Rumors of Zomby's October 1 show in New York City sprung up months ago, with little information to be found other than the possibility that the show was happening. With plenty of buzz existing surrounding his 2011 album Dedication (on 4AD), people were excited, but no one was quite sure what to think, given his reclusive nature and the unlikelihood of a U.S. appearance. The rumor gained increasing credibility when a venue, Glasslands Gallery, in Brooklyn, was mentioned, and then an RSVP page appeared, informing RSVPers that they would soon be emailed with a link to tickets available for just 48 hours. Tickets were just $12, but they took vigilance to acquire.
The show sold out fast, to be expected given Zomby's reputation and the tiny venue. It was a neat experience being a part of a crowd that definitely wanted to be there — it's hard to imagine anyone ending up at this show by coincidence, and while the crowd could have stood to be a bit less stoic during the openers, I guess some people needed time to liquor up.
First openers JDH & Dave P warmed the crowd up with a well-suited set of IDM tunes, including some welcome Gui Boratto tracks. After they played, a band took the stage. Wait, a band? A band. I was skeptical of the idea of a band playing in between a solid IDM set and Zomby himself, but True Womanhood were a fitting choice, playing a set of mostly originals peppered with quirkily modified covers of both Pictureplane's "Dark Rift" and Justin Timberlake's "My Love" (um, can you guys all marry me? Thanks). Their sound was a neat shoegazey, post-punky one that I could definitely appreciate and that suited the mood, and they seemed ready to have fun, too. Look around Earmilk for a post about them (with music) soon!
The crowd waited with bated breath for Zomby's set to begin, still not entirely sure that he would show up at all. He did show up, taking the stage in a Guy Fawkes mask and playing a really great set for about an hour. I wasn't completely sure what to expect, since Dedication, his latest, was more on the experimental or ambient side than the dancey side, but his set was more reminiscent of his 2008 album, Where Were U In '92, with plenty of hip hop flair.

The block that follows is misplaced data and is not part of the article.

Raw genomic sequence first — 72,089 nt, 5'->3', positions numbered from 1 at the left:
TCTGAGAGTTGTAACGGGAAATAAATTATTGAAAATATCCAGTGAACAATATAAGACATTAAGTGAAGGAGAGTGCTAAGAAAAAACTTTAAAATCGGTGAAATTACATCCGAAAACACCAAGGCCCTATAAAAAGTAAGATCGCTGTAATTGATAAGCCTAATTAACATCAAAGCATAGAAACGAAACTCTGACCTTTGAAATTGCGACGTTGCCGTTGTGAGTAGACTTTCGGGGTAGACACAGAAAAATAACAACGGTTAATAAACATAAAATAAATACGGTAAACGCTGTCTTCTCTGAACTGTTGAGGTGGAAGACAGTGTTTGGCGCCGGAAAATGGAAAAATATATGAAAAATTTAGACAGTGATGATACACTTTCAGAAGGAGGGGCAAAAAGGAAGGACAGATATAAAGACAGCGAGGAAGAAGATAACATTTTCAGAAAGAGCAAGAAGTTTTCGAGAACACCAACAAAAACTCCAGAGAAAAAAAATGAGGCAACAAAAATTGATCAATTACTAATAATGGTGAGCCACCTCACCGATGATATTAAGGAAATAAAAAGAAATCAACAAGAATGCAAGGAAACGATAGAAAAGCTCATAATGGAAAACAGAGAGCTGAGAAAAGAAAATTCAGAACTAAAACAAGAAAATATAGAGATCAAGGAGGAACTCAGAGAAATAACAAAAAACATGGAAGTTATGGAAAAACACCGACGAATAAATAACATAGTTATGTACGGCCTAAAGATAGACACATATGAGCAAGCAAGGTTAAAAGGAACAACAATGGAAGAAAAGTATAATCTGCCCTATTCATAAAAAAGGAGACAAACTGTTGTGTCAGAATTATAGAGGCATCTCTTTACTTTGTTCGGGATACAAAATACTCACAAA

This was the old school, grimey dubstep sound at its finest, a state that's a rare sight in the U.S. and was a delight to be able to dance to, even for just an hour (last time I saw a set this grimily awesome was at Mary Anne Hobbs' Boston show this past spring). If you get the chance to see Zomby, especially in such an intimate venue, do it! There's not much else to say, other than that Zomby fulfilled my expectations and proved his capabilities as both a producer and a DJ, and as someone who knows how to treat the two as separate but intertwined entities. His mixing may not have quite been at the same level as his production, but it was still a very enjoyable set that proved the man knows the difference between dance music that people want to hear in a show setting and music that's better to sit and listen to at home.
To be honest, I can't remember many of the specifics of what he played, not because there weren't glimmers of familiarity or because I was MAD CRAZY DRUNK (I wasn't) but because that is a weak point for me at electronic shows in general, especially with artists who I listen to more as an album than as singles (like Zomby). I'm including tracks that remind me of the tone of the show, but they may or may not have actually happened. Feel free to fill in the blanks in comments if you also attended the show!